How to make tomato passata

Patrizia Simone is a genuine food legend and after making her name through establishing and running Simone’s Restaurant in Bright and writing a cook book she has now set up her own cooking school.  I was invited to attend a class there which was being run as part of the Melbourne Food and Wine Festival program ‘Pomodoro in all their glory’.  Yes a whole class devoted to tomatoes, bliss.  Patrizia has the most lovely, warm personality and attending the cooking class which is held in a purpose built kitchen in her home, feels like being invited into the Simone family for the day.

The class covered stuffing tomatoes and preserving tomatoes but the part that I was most interested in was making passata.  Coming from an Anglo Saxon background I have always been jealous of the big Italian families that have their annual passata making days.   Experiencing the ritual with Patrizia was so interesting, it’s a fairly straight forward process once you have all the right equipment and the smells that fill the house are brilliant.  Patrizia recommends making your passata fairly plain and not adding too many herbs and extras to it, that way you can use it for lots of different dishes and can just add herbs and other elements once you come to use it.

Patrizia Simone in her gorgeous kitchen

A tomato press or passata maker
Glass bottles or jars.  You can reuse old bottles but you need new lids.
2kg of tomatoes as ripe as possible,
1 small onion, roughly chopped
1 carrot, roughly chopped

Using the press to make the passata

1.  To sterilise the glass bottles for storing the sauce, wash and rinse them and then put them and their lids into a stockpot of water and bring to a boil over a high heat.  Boil for five minutes and leave to cool in the water.

2.  Wash and dry the tomatoes and then chop them roughly discarding any blemished parts and the cores.

3.  Put the tomatoes into a large saucepan with the onion, celery and carrot and bring to a simmer over medium heat.  Cook for five to ten minutes until the mixture starts to break down a little and then leave to cool.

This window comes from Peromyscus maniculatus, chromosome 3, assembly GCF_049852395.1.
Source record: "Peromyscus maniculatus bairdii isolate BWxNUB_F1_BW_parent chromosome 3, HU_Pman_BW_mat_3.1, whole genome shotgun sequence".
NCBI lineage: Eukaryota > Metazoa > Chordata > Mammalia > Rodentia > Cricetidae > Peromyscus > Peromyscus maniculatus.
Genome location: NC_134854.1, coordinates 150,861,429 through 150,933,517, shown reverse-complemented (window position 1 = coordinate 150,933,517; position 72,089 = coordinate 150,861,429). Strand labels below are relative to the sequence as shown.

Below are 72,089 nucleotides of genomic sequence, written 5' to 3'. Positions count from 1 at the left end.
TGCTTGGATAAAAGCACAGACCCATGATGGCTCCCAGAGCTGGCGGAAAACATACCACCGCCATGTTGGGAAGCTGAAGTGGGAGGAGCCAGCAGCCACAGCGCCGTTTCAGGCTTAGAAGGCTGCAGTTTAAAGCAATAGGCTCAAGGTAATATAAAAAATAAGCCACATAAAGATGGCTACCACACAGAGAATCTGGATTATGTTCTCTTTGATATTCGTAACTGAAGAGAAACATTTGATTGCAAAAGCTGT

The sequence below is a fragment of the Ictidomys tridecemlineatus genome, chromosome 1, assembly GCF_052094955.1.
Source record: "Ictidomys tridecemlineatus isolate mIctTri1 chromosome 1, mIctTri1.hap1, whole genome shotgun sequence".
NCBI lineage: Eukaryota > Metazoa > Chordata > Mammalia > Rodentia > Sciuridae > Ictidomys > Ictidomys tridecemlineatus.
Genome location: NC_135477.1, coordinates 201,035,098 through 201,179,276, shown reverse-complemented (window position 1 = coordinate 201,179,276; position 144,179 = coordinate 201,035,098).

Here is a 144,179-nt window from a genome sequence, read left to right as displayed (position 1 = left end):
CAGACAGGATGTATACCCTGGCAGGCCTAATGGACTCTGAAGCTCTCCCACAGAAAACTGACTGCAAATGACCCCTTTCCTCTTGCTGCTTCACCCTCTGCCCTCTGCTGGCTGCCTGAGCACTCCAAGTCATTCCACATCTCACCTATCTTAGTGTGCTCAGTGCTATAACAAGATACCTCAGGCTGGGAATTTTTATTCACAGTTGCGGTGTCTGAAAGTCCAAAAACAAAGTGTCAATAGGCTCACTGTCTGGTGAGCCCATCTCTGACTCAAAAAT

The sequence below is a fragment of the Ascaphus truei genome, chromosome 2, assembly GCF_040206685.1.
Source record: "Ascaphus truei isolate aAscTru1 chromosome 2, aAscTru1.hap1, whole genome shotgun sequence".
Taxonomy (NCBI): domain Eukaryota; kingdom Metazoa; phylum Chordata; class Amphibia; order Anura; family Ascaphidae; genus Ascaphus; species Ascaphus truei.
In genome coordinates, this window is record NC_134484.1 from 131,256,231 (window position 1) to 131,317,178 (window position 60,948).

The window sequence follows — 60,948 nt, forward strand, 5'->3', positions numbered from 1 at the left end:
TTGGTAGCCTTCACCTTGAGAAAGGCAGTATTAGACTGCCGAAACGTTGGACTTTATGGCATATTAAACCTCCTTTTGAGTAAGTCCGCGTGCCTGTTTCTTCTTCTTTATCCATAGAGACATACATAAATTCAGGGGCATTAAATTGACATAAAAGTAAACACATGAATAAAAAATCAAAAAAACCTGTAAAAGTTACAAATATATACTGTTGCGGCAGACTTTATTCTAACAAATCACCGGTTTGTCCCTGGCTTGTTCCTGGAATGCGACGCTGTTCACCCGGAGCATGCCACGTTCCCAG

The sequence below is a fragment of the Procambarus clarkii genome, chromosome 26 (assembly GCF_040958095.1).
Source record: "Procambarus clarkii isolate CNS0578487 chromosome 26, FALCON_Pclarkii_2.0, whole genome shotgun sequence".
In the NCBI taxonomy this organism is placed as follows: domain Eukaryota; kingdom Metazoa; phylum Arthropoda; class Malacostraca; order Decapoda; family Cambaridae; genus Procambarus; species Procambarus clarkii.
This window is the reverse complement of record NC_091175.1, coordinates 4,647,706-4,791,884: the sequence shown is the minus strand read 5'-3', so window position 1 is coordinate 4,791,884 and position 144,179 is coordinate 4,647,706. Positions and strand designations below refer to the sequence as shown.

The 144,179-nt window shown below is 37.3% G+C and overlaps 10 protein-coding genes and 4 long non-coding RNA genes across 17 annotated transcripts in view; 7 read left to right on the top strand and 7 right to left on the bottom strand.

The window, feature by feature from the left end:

4.  Put the mixture through a tomato press or passata maker and discard the pulp and skin, not before putting the pulp and skin through a second time to try and squeeze some more of the juice out of it.

5.  Fill the sterilised glass bottles using a funnel, leaving a little bit of space before the top.  Put the lids tightly on the bottles and wrap them in tea towels or chux cloths to stop the bottles bumping together and breaking.

6.  Pack the bottles tightly in a large stockpot then cover the bottles with cold water and bring them to a boil.  Once they have reached a boil turn off the heat and allow the bottles to cool completely in the water.

Our take home goodies from the class – a bottle of passata, stuffed tomatoes and preserved tomatoes

The sealed bottles will keep in your pantry for a year, once opened keep in the fridge for up to three days.

What do do with your passata 
Patrizia cooked the passata over a low heat with some olive oil and then cooked some prawns in oil and garlic and steamed open some mussels in water.  Added together with pasta she created the most delicious spaghetti marinara.

Gourmet Chick was invited to review Patrizia Simone’s Country Cooking School. 

Details: Patrizia Simone’s Country Cooking School, 98 Gavan St  Bright Victoria (Ph 03 5755 2266)
Damage: Budget breaking.  $180 for the class.


  1. This looks so vibrant – you can tell there is a good dose of tomato in here!

  2. What a fun way to learn how to make passata!

  3. Noms! Love home made sauces!

  4. Kari – Yes and really lovely ripe tomatoes as well

    Lorraine – It was a great experience and I would feel pretty confident making it myself now

    MsIHua – I know so much better than the shop stuff

  5. […] on Elm in Bright.   What to do: Go to the High Country World’s Longest Lunch or do a cooking class with Patrizia Simone. […]

  6. […] you can make the most of the surrounding mountains for skiing in Winter and hiking in Summer, do a cooking class and cycle along the rail trail to visit the nearby wineries. […]

  7. Hi Cara, I really enjoyed this post and I look forward to making some passata with my overripe tomatoes. Just a note – you don’t have celery in the ingredient list, it may have been cut off somewhere… 🙂

    1. Vix – hope the passata goes well, thanks for the pick up re the celery – I’ll amend

  8. What if I don’t have a tomato press or passata maker?

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